Showing posts from January, 2015

Follow up on 'Ways you will be paid'

Follow up to PTE Speech in 2012: Ways you will be paid . I said in that speech that "The people who need you the most might not be able to pay you the most."  I thought about that this morning, because several things that I did are not 'reimbursable.' The idea of my talk to those students was to tell them that over the longer course of their careers that it is likely that they will make enough money to repay their student debt, but that it would be short-sighted to measure success in monetary terms because sometimes the ways you are paid can't be identified as a quantifiable amount in your Account Receivables, or it might not be noticed by the widget counters that reside in the Halls of Productivity, Outcomes, and Cost-Control. This morning a mom called to cancel their appointment, and then asked sheepishly, "I have a question, and I hope that you don't think it is silly.  My son deleted his Minecraft world and do you have any idea how we might be a

The hands of a pediatric occupational therapist

When I get home from work I have things to do, like everyone else, and sometimes those things make my hands dirty.  Sometimes it is some minor maintenance on my car, or repairing something in the house, or doing a little gardening.  I know that I have to scrub my hands clean after these activities so that there is no evidence of dirt or paint or grease.  I keep my fingernails very short for precisely this reason. What would I tell a parent the next day - that I have the residual stain of grease on my hands because I was elbow deep into my engine compartment the night before?  I suspect that most parents would understand, but it would not feel comfortable.  If you work on cars or paint a room you know how difficult it is to remove all traces of those occupations from your hands. Cultural stereotypes abound surrounding the nature of a person's hands.  We even have idiomatic language about 'getting your hands dirty.'  This is a positive concept that means someone is not af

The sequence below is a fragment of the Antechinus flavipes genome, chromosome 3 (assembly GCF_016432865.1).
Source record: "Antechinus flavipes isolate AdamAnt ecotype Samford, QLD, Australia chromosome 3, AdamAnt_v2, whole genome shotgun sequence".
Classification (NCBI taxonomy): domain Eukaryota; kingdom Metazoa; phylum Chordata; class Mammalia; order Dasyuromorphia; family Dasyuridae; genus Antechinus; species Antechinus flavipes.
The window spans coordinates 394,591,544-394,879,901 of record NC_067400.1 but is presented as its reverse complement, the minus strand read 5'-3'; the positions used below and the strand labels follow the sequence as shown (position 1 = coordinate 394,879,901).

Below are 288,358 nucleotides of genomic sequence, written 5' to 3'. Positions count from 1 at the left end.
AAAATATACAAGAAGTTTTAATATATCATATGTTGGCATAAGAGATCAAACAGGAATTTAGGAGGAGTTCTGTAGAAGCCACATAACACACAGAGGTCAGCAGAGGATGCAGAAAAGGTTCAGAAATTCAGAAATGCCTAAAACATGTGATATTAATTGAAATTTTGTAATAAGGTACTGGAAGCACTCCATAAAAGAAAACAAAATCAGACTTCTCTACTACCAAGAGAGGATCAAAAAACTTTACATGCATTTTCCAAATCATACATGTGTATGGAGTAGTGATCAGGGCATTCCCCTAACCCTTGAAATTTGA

The impossibility of standardized international theory in occupational therapy

I was interested to read the comments of Dr. Moses Ikiugu who is a candidate for AOTA delegate to WFOT.  His full post addressing the AOTA's future priorities in context of the Centennial Vision can be found here . First of all, I would like to thank Dr. Ikiugu for sharing this thoughts because this is an important topic and not all candidates take the time to document their positions. One of his more interesting comments was a call for WFOT to develop and support  theory-based clinical decision-making.  He states: The hallmark of professionalism is the ability to explain how what we do in the process of providing our services works to address the problems that are within our domain of practice. This explanation usually comes from the theoretical base of the profession. That is why we should develop a strategy to ensure that theories that guide occupational therapy practice are clear and every occupational therapy practitioner in the world can use such theories to guide

Attending to the Manifesto: The importance of idiographic data collection in pediatric occupational therapy